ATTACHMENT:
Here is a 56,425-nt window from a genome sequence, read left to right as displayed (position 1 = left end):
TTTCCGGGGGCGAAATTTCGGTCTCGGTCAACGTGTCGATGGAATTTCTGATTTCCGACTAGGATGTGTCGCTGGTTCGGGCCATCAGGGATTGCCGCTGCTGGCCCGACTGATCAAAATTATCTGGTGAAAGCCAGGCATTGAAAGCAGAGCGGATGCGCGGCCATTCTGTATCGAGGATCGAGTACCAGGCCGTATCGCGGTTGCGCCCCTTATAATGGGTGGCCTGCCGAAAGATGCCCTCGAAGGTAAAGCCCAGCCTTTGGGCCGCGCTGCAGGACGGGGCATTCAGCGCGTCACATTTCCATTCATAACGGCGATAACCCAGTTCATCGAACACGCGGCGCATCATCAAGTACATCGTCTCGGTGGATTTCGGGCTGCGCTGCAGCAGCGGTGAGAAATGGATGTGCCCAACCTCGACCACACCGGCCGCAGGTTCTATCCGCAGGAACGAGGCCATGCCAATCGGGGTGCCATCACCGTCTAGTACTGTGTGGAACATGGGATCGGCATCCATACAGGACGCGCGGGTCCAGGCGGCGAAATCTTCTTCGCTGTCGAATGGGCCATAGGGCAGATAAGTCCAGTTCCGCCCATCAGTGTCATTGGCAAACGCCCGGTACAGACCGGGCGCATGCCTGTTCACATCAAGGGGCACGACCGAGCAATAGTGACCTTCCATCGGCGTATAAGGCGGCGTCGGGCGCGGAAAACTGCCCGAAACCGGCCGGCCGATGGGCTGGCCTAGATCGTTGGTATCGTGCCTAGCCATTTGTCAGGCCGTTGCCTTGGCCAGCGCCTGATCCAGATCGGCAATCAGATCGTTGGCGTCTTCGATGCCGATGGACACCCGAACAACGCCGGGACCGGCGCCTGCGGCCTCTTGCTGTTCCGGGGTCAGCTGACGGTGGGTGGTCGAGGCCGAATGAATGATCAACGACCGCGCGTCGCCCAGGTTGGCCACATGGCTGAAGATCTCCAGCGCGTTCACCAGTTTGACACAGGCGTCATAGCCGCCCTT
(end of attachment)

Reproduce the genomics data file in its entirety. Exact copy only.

Here is a 56,425-nt window from a genome sequence, read left to right as displayed (position 1 = left end):
TTTCCGGGGGCGAAATTTCGGTCTCGGTCAACGTGTCGATGGAATTTCTGATTTCCGACTAGGATGTGTCGCTGGTTCGGGCCATCAGGGATTGCCGCTGCTGGCCCGACTGATCAAAATTATCTGGTGAAAGCCAGGCATTGAAAGCAGAGCGGATGCGCGGCCATTCTGTATCGAGGATCGAGTACCAGGCCGTATCGCGGTTGCGCCCCTTATAATGGGTGGCCTGCCGAAAGATGCCCTCGAAGGTAAAGCCCAGCCTTTGGGCCGCGCTGCAGGACGGGGCATTCAGCGCGTCACATTTCCATTCATAACGGCGATAACCCAGTTCATCGAACACGCGGCGCATCATCAAGTACATCGTCTCGGTGGATTTCGGGCTGCGCTGCAGCAGCGGTGAGAAATGGATGTGCCCAACCTCGACCACACCGGCCGCAGGTTCTATCCGCAGGAACGAGGCCATGCCAATCGGGGTGCCATCACCGTCTAGTACTGTGTGGAACATGGGATCGGCATCCATACAGGACGCGCGGGTCCAGGCGGCGAAATCTTCTTCGCTGTCGAATGGGCCATAGGGCAGATAAGTCCAGTTCCGCCCATCAGTGTCATTGGCAAACGCCCGGTACAGACCGGGCGCATGCCTGTTCACATCAAGGGGCACGACCGAGCAATAGTGACCTTCCATCGGCGTATAAGGCGGCGTCGGGCGCGGAAAACTGCCCGAAACCGGCCGGCCGATGGGCTGGCCTAGATCGTTGGTATCGTGCCTAGCCATTTGTCAGGCCGTTGCCTTGGCCAGCGCCTGATCCAGATCGGCAATCAGATCGTTGGCGTCTTCGATGCCGATGGACACCCGAACAACGCCGGGACCGGCGCCTGCGGCCTCTTGCTGTTCCGGGGTCAGCTGACGGTGGGTGGTCGAGGCCGAATGAATGATCAACGACCGCGCGTCGCCCAGGTTGGCCACATGGCTGAAGATCTCCAGCGCGTTCACCAGTTTGACACAGGCGTCATAGCCGCCCTT